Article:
New twice-daily NSAID targets cataract patients

April 18, 2005

Following cataract surgery, patients are usually prescribed eyedrops to prevent infection and reduce inflammation. Approximately five million prescriptions for topical ophthalmic anti-inflammatory agents are written annually in the United States.

The Food & Drug Administration recently approved bromfenac ophthalmic solution (Xibrom, ISTA Pharmaceuticals) for the treatment of ocular inflammation following cataract surgery. Bromfenac has been marketed in Japan by Senju Pharmaceuticals. ISTA received marketing rights for the drug in 2002 and intends to make the product commercially available in the United States during the second quarter of 2005.

Jorge Parrales, R.Ph., pharmacist-in-charge at Pharmacy Value in Guttenburg, N.J, explained that bromfenac is a topical nonsteroidal anti-inflammatory drug (NSAID), which is believed to exert its anti-inflammatory effects by cyclooxygenase-mediated blockade of prostaglandin synthesis. Prostaglandins have been shown in many animal models to be mediators of certain types of intraocular inflammation, he said.

Bromfenac ophthalmic solution was evaluated in two pivotal phase III clinical studies in the United States. In these clinical trials, patients who had cataract surgery were given either bromfenac or placebo eyedrops two times daily for 14 days, beginning the day after surgery. The study results demonstrated that a statistically significant number of patients receiving bromfenac achieved treatment success, defined as the complete absence of ocular inflammation. A noteworthy study finding was that the beneficial effects of the NSAID were evident by the third day of treatment.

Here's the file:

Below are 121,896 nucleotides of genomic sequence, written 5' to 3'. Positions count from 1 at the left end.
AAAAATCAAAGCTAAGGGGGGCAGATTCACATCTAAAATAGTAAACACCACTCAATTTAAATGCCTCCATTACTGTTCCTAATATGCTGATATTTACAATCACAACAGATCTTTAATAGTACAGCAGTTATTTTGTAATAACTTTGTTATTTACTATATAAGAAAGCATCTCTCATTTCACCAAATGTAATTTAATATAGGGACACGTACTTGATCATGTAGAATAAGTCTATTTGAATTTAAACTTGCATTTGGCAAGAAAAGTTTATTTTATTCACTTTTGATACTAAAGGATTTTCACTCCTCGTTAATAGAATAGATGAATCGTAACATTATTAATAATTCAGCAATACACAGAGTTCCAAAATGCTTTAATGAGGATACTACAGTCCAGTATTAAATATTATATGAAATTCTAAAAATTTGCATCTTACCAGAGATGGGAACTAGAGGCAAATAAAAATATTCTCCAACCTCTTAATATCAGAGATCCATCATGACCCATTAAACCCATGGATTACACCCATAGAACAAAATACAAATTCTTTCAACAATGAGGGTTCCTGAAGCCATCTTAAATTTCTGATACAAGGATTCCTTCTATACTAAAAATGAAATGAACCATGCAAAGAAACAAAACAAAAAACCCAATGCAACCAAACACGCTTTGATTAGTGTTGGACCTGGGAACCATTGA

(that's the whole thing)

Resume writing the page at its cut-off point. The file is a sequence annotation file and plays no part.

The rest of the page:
In clinical trials, the most commonly reported adverse events associated with bromfenac therapy included abnormal sensation in the eye, iritis, eye irritation, and pain, said Parrales. The incidence of most of these side effects, however, was low.

According to the manufacturer, bromfenac should be used with caution in individuals who have previously exhibited sensitivities to other NSAIDs, acetylsalicylic acid, and phenylacetic acid derivatives, because of the potential for cross-sensitivity to these drugs. In addition, ISTA advises that the agent be used with caution in patients with known bleeding tendencies or those who are receiving other medications that may prolong bleeding time.

With NSAID therapy, the potential for increased bleeding time exists due to interference with platelet aggregation, explained Parrales. He emphasized that pharmacists should be aware of these recommendations and ensure that patients receive appropriate counseling prior to starting bromfenac therapy.